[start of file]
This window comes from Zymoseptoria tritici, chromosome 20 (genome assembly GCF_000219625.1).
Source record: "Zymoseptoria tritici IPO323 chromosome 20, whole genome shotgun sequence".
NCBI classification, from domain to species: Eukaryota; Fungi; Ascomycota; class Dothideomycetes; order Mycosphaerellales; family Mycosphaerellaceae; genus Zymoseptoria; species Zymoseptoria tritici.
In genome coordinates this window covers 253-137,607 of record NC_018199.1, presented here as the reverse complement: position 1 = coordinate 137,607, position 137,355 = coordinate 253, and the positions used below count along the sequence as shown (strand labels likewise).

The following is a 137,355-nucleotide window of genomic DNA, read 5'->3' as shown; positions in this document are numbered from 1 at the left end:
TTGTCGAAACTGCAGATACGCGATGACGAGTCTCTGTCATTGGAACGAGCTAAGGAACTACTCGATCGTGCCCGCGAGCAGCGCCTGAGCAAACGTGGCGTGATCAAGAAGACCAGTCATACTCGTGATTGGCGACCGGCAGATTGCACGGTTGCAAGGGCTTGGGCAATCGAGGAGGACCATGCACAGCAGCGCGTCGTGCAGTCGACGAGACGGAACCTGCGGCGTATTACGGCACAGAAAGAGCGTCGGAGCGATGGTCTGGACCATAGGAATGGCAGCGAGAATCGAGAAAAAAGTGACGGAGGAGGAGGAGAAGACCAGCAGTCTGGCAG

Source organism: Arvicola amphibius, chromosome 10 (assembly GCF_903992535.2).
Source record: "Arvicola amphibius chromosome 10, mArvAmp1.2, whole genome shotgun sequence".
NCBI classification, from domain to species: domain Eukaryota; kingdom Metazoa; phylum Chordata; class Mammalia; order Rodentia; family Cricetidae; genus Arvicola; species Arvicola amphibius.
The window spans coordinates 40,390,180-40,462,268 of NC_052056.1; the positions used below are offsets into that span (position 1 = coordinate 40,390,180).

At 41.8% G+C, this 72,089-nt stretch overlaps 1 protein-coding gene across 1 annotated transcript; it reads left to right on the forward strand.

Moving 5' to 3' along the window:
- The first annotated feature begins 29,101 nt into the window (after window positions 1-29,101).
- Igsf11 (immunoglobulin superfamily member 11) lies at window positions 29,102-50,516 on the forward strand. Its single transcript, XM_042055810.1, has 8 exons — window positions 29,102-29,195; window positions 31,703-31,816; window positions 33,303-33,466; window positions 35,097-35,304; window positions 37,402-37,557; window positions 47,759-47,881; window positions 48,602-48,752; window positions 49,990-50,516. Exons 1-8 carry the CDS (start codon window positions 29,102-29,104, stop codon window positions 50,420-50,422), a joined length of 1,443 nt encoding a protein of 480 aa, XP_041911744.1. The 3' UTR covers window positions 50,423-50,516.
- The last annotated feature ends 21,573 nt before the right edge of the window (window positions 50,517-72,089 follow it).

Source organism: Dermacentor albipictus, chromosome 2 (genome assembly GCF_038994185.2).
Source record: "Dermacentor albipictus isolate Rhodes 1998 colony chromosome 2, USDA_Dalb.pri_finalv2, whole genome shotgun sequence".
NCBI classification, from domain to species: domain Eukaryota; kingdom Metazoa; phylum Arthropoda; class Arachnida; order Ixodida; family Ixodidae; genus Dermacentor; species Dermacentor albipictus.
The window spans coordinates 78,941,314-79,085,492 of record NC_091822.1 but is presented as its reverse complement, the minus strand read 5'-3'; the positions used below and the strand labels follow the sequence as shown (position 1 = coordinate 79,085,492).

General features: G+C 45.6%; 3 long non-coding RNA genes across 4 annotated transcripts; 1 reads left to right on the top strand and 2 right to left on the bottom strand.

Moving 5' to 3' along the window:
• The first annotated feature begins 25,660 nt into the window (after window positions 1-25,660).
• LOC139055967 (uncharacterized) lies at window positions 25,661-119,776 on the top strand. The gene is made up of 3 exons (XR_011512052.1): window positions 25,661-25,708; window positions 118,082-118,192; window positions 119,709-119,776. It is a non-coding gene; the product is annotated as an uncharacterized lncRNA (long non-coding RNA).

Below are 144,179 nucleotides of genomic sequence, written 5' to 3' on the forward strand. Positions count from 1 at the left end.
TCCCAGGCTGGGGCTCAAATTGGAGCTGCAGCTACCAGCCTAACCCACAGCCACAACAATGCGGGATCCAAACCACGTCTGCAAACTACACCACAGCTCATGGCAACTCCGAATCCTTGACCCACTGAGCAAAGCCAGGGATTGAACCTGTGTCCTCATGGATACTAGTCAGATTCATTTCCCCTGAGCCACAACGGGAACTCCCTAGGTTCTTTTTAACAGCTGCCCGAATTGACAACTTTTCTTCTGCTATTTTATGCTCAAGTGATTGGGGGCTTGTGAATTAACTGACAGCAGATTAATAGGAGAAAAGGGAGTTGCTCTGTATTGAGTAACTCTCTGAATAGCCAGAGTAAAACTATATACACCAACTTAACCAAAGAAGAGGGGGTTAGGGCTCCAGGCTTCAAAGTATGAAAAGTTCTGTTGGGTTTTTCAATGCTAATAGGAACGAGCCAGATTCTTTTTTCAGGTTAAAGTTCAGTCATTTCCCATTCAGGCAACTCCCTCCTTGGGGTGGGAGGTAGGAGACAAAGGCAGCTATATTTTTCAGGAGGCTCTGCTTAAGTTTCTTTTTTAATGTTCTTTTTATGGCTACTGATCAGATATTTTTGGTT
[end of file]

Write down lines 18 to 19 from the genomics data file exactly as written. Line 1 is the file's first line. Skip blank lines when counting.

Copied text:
NCBI classification, from domain to species: domain Eukaryota; kingdom Metazoa; phylum Arthropoda; class Arachnida; order Ixodida; family Ixodidae; genus Dermacentor; species Dermacentor albipictus.
The window spans coordinates 78,941,314-79,085,492 of record NC_091822.1 but is presented as its reverse complement, the minus strand read 5'-3'; the positions used below and the strand labels follow the sequence as shown (position 1 = coordinate 79,085,492).